7 networking tips to use at Small Business Week 2019

Make useful connections

The BDC Small Business Week is October 20th through 26th this year, which means there will be many networking and learning events to attend. As a small business owner, it is imperative that you add a few of these events to your calendar. This is a week of gaining new connections, making contacts and learning about other businesses — all while sharing about your own. Here are some networking tips to help you make every event count.

Take these networking tips to the bank

Networking is so much more than attending an event. Follow these steps to get the most out of Small Business Week 2019.

  1. Plan.
  2. Business cards.
  3. How to dress.
  4. In your pockets.
  5. Communication tips.
  6. The escape.
  7. Follow up.

Your networking success depends on what you do with the contacts and information that you have gathered. Be sure to follow-up after each event you attend.

1. Plan

Networking Tips Man Looking at Himself in the Mirror

First on our list of networking tips happens before you even get to the event. To ensure you get what you want out of each one, create a plan of action before attending. Start by answering these questions:

  • Why are you going?
  • What are you going to tell people about you and your business?
  • What outcome are you expecting?
  • How many new contacts do you want to leave with?
  • How can you help others in the room grow their businesses?

These five questions should help you get focused before each Small Business Week event.

2. Business cards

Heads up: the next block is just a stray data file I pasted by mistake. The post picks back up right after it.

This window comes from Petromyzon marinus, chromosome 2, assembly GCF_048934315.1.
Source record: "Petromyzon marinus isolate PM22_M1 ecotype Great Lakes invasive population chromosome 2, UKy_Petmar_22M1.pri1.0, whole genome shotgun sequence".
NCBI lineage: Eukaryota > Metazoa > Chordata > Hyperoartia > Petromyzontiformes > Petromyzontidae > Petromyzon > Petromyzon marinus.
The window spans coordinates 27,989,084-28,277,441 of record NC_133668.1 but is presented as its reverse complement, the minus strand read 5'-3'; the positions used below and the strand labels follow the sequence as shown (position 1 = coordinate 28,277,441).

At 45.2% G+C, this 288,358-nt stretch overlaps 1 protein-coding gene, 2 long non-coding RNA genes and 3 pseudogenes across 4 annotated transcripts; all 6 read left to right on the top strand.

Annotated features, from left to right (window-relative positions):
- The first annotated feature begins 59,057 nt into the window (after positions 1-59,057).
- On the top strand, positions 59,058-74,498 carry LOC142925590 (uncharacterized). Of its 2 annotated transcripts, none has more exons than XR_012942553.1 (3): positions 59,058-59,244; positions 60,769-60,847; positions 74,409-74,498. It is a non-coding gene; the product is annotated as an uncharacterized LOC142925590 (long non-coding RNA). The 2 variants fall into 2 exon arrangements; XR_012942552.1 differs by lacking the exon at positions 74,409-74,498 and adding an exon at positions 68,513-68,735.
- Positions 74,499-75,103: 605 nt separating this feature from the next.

People need to know how to find you afterwards and a great business card can give them all the information they need. Make sure you include:

  • Your business name
  • Your name
  • All the contact information that you would like a new connection to have

Always bring more business cards than you think you will give away. Even doubling your stash is a great idea.

Pro tip: If you want people to keep your business card (not throw it away), add your professional headshot to the front. People have a hard time throwing out photos; they are more likely to keep your business card just because there is a photo of you on it.

3. How to dress

When attending a networking event, it is important to dress the part. But this doesn’t mean that you must go out and purchase a three-piece suit.

It’s important to dress as the person you truly are.

 

If you are someone who wears little makeup, don’t cake on the blush for the event. If you are a man who doesn’t normally wear a tie or a sports jacket, don’t wear them because you think it’s what will win you a client.

Make sure your attire represents your business. If you are not a fitness coach, then sweats and your hair in a ponytail just won’t cut it. Choose clothes that make you feel good and that are comfortable. Oh, and make sure you wear either a jacket or pants with pockets.

4. In your pockets

One of my favorite networking tips is really kind of smart.

Ideally, you’ll have a left and a right pocket in your jacket or pants. Whatever hand you write with, that pocket becomes your ‘Must connect’ pocket. The opposite pocket becomes your ‘Nice to meet you but I’m not interested in working with you’ pocket.

Networking Tips Person with Hand in Pocket
Separate the business cards you receive into ‘Must connect’ and ‘Not interested.”

Keep your business cards in your ‘Must connect’ pocket, as this is the easiest way to hand out your cards.